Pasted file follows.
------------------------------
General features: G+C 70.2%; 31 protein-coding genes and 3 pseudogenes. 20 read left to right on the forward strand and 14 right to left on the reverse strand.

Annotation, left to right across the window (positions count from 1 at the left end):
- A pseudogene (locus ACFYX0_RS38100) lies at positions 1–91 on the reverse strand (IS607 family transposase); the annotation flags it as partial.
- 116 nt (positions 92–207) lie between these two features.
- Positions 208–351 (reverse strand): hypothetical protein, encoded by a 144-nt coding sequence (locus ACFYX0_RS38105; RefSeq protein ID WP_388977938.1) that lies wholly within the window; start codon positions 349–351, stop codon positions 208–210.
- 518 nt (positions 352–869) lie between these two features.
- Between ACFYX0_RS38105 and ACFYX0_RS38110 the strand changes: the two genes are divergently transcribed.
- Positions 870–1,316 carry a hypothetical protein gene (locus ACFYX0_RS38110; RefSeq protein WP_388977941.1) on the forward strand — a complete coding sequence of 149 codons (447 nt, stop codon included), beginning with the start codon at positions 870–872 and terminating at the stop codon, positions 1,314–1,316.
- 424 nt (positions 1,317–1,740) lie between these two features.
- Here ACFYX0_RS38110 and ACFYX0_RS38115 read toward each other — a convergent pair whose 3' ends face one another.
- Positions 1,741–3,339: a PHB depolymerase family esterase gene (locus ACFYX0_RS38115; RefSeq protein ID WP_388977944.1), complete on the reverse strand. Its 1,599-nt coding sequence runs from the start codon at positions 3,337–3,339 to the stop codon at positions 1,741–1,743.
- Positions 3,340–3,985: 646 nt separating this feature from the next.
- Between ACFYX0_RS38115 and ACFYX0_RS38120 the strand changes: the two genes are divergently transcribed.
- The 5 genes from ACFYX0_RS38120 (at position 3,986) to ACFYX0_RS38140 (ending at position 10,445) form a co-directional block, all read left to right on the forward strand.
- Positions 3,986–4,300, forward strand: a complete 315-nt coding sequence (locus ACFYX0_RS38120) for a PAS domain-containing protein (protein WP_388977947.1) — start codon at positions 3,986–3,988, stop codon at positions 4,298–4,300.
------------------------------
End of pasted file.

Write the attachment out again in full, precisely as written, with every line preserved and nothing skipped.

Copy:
General features: G+C 70.2%; 31 protein-coding genes and 3 pseudogenes. 20 read left to right on the forward strand and 14 right to left on the reverse strand.

Annotation, left to right across the window (positions count from 1 at the left end):
- A pseudogene (locus ACFYX0_RS38100) lies at positions 1–91 on the reverse strand (IS607 family transposase); the annotation flags it as partial.
- 116 nt (positions 92–207) lie between these two features.
- Positions 208–351 (reverse strand): hypothetical protein, encoded by a 144-nt coding sequence (locus ACFYX0_RS38105; RefSeq protein ID WP_388977938.1) that lies wholly within the window; start codon positions 349–351, stop codon positions 208–210.
- 518 nt (positions 352–869) lie between these two features.
- Between ACFYX0_RS38105 and ACFYX0_RS38110 the strand changes: the two genes are divergently transcribed.
- Positions 870–1,316 carry a hypothetical protein gene (locus ACFYX0_RS38110; RefSeq protein WP_388977941.1) on the forward strand — a complete coding sequence of 149 codons (447 nt, stop codon included), beginning with the start codon at positions 870–872 and terminating at the stop codon, positions 1,314–1,316.
- 424 nt (positions 1,317–1,740) lie between these two features.
- Here ACFYX0_RS38110 and ACFYX0_RS38115 read toward each other — a convergent pair whose 3' ends face one another.
- Positions 1,741–3,339: a PHB depolymerase family esterase gene (locus ACFYX0_RS38115; RefSeq protein ID WP_388977944.1), complete on the reverse strand. Its 1,599-nt coding sequence runs from the start codon at positions 3,337–3,339 to the stop codon at positions 1,741–1,743.
- Positions 3,340–3,985: 646 nt separating this feature from the next.
- Between ACFYX0_RS38115 and ACFYX0_RS38120 the strand changes: the two genes are divergently transcribed.
- The 5 genes from ACFYX0_RS38120 (at position 3,986) to ACFYX0_RS38140 (ending at position 10,445) form a co-directional block, all read left to right on the forward strand.
- Positions 3,986–4,300, forward strand: a complete 315-nt coding sequence (locus ACFYX0_RS38120) for a PAS domain-containing protein (protein WP_388977947.1) — start codon at positions 3,986–3,988, stop codon at positions 4,298–4,300.